In July 2012, the New York State Department of Environmental Conservation (“NYSDEC”)  proposed significant amendments to the regulations that implement the State Environmental Quality Review Act (“SEQRA”).[1]  The proposed changes will mandate certain steps that are currently optional, will lower threshold triggers for SEQRA review and will reclassify certain actions to change the level of SEQRA review.

Scoping, a process aimed at focusing environmental impact statements (“EIS”) on potentially significant adverse impacts and eliminating consideration of irrelevant or insignificant impacts, is currently optional.  The proposed amendments mandate scoping for every EIS. In addition, the proposed amendments place greater emphasis on using the environmental assessment form (“EAF”)[2] early in the scoping process.

Certain criteria for Type I actions, which are presumed to have significant adverse impacts and  require the preparation of an EIS, are proposed to be lowered.  For example, these actions would be classified as Type I under the proposed regulations: (i) residential developments with 500 or more parking spaces in communities with a population of 150,000 or less; and (2) residential developments with 1,000 or more parking spaces in communities with a population of 150,000 people or more.  The proposed amendments  would change certain Unlisted actions into Type I actions if they exceed certain criteria and are located wholly or partially within or substantially contiguous to an historic resource.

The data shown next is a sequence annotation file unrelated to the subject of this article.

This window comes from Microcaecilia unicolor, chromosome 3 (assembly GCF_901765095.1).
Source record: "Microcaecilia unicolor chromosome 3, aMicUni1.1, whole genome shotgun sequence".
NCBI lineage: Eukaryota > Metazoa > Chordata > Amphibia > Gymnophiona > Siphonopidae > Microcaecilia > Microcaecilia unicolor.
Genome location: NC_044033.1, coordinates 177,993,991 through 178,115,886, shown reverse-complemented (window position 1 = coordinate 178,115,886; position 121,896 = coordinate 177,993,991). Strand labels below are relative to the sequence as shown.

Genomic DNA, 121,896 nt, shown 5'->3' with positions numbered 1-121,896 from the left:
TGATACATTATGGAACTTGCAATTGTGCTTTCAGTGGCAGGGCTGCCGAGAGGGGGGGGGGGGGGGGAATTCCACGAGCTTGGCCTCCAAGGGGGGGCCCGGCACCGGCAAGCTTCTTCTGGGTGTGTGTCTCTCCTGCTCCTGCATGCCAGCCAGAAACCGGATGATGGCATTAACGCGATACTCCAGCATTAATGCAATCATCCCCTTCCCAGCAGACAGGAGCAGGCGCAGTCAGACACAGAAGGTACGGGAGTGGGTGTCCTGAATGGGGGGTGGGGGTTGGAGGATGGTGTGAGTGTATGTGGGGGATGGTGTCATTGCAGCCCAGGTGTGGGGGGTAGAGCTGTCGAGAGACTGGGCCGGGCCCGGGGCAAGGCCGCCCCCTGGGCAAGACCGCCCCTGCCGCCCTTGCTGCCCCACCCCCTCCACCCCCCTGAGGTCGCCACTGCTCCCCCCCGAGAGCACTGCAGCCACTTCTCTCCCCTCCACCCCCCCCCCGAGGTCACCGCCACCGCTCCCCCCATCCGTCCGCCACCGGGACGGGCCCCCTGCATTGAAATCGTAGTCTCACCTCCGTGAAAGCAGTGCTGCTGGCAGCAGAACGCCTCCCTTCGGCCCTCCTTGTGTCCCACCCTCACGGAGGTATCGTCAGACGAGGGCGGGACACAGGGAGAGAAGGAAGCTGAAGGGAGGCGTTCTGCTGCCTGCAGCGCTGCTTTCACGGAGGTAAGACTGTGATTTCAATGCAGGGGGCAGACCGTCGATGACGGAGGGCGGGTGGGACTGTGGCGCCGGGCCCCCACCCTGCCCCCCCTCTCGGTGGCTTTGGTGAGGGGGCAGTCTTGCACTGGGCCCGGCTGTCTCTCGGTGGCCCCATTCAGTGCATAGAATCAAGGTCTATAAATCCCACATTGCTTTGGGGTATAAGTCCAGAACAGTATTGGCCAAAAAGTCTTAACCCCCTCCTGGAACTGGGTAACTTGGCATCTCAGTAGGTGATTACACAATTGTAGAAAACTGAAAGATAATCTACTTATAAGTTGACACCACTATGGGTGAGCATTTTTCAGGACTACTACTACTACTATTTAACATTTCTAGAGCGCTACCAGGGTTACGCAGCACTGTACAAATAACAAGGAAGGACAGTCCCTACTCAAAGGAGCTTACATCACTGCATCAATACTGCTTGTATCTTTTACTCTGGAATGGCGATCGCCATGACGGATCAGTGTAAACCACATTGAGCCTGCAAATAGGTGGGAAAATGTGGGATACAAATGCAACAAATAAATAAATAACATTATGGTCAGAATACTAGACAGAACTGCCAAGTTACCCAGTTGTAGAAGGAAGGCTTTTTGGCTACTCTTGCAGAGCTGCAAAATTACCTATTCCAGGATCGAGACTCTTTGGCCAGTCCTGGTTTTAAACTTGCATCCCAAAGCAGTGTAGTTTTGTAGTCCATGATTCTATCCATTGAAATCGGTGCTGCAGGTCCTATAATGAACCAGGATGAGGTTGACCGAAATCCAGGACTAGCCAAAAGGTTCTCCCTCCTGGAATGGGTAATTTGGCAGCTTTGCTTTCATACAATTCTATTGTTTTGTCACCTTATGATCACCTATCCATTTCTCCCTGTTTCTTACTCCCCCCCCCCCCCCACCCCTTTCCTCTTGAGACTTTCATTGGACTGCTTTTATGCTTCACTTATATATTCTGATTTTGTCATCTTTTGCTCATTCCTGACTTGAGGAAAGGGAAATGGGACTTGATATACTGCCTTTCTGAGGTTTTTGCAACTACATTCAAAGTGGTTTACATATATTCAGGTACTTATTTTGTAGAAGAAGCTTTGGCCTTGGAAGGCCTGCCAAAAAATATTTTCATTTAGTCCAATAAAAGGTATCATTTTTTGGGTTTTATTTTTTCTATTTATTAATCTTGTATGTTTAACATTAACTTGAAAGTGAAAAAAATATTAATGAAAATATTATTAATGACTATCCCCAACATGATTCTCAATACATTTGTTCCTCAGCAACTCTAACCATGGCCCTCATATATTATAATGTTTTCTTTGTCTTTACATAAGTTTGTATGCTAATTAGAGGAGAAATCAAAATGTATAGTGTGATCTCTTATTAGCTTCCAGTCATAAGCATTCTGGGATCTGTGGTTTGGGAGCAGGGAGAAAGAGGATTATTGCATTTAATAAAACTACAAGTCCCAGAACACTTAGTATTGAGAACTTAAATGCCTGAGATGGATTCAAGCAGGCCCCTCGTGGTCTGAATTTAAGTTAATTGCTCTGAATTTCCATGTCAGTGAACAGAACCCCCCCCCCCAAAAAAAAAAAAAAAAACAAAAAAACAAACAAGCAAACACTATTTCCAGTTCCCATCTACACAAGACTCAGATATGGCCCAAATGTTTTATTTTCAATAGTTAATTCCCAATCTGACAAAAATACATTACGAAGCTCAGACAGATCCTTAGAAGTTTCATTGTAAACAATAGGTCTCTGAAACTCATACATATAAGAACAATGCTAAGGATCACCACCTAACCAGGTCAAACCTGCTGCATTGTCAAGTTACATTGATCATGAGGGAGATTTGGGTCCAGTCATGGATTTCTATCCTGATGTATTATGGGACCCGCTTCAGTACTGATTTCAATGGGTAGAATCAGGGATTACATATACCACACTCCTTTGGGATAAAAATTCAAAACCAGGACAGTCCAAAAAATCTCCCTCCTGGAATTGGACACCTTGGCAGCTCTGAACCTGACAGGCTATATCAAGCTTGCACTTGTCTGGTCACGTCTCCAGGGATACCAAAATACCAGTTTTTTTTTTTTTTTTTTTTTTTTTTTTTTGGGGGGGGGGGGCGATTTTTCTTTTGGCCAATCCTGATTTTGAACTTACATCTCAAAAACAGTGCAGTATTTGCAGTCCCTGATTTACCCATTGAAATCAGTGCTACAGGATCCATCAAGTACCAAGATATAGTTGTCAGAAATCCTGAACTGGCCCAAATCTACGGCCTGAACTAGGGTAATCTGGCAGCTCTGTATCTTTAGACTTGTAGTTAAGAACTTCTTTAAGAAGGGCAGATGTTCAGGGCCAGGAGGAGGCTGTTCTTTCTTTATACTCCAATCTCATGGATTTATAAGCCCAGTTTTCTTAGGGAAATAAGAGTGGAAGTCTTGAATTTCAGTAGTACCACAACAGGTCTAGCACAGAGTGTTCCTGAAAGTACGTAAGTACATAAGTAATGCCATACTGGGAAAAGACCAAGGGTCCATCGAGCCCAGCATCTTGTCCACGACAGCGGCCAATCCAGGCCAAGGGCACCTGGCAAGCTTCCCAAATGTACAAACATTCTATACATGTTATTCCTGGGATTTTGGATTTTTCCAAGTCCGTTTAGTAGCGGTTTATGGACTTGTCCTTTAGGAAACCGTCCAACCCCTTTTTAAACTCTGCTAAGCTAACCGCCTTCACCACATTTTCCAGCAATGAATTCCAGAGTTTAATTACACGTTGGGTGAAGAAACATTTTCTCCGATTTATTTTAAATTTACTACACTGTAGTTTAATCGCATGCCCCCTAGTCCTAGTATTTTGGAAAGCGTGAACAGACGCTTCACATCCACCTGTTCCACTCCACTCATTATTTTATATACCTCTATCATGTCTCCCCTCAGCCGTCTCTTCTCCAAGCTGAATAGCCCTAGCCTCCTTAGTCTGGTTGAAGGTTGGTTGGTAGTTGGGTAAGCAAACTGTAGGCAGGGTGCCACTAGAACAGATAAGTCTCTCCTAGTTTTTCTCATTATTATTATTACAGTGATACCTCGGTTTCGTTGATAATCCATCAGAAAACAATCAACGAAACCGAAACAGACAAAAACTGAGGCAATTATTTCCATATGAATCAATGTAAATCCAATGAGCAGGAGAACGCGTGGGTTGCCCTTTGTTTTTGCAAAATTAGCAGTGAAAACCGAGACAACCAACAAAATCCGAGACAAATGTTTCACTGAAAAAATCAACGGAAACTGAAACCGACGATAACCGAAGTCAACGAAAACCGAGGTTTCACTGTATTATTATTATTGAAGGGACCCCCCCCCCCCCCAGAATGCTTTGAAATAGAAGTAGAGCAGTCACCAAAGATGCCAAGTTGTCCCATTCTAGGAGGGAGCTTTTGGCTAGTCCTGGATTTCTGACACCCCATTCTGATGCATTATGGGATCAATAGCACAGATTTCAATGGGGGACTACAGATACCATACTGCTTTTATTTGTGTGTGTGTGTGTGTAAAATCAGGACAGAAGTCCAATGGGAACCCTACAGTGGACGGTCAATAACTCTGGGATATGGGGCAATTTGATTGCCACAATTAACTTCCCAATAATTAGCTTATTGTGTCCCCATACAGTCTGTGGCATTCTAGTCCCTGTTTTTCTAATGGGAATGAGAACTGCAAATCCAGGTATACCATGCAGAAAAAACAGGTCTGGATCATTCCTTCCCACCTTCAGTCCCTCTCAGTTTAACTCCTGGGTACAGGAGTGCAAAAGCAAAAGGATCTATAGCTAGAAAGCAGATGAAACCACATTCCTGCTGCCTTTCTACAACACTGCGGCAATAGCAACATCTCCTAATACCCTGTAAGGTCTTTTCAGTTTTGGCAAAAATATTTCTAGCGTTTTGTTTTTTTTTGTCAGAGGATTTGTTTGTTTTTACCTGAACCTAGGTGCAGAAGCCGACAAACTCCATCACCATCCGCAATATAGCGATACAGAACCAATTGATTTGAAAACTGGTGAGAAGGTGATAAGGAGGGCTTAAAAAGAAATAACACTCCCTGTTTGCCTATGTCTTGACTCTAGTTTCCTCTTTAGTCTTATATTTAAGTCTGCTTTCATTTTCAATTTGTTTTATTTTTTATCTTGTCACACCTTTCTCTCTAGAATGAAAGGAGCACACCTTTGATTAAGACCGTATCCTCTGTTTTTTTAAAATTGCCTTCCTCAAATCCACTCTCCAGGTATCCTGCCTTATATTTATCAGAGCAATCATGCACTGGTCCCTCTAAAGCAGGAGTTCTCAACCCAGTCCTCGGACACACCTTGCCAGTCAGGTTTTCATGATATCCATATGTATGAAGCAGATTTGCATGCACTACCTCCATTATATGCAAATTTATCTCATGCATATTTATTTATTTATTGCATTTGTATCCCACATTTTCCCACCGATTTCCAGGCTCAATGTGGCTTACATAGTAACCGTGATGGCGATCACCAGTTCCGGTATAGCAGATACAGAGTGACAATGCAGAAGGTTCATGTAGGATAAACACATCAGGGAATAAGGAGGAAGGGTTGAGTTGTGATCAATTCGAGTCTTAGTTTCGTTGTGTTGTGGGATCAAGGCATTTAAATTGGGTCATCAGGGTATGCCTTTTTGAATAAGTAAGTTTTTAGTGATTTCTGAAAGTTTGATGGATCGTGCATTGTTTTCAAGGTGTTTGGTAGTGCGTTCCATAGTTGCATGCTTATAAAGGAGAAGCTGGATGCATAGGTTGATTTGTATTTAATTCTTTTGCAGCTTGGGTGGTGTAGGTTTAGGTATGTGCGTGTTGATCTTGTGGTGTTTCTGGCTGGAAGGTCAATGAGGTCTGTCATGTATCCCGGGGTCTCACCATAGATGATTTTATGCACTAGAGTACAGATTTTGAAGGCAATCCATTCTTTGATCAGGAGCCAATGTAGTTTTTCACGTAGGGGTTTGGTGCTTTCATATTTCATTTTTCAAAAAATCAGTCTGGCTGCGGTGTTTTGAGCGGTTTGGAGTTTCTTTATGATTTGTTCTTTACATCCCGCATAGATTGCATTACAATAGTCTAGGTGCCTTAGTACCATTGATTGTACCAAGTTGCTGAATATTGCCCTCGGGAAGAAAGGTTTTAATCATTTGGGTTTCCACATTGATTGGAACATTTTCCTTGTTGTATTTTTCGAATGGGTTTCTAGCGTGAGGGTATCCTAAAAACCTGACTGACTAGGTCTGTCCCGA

The NYSDEC is also proposing to broaden the list of actions that will not require review under SEQRA (so-called “Type II actions”).  These include: (1) certain minor subdivisions involving 10 acres or less and certain subdivisions of four or fewer lots; (2) replacement, rehabilitation, or reconstruction of  certain structures or facilities  that use green infrastructure techniques; (3)  installation of rooftop solar energy arrays on an existing structure, provided it is not listed on the National or State Register of Historic Places; (4)  installation of less than 25 megawatts of solar energy arrays on closed sanitary landfills; (5) installation of cellular antennas or repeaters on an existing structure that is not listed on the National or State Register of Historic Places; and (6) sites that are the subject of a NYSDEC Brownfield Clean-up Program agreement.

The NYSDEC is proposing to revise the timeline applicable to the completion of a final EIS.  Currently, a final EIS is supposed to be prepared within 45 days after the close of any hearing or within 60 days of the filing of the draft EIS. These deadlines are rarely met.  The proposed amendments provide that if a final EIS is not prepared and filed within 180 calendar days after the lead agency’s acceptance of the draft EIS, the EIS shall be deemed complete on the basis of the draft EIS, public comment, and the response to comments prepared and submitted by the project sponsor to the lead agency.

Whether these proposed changes, if enacted, will streamline the SEQRA process remains to be seen.


[1] http://www.dec.ny.gov/docs/permits_ej_operations_pdf/drftscope617.pdf

[2] http://www.dec.ny.gov/docs/permits_ej_operations_pdf/longeaf.pdf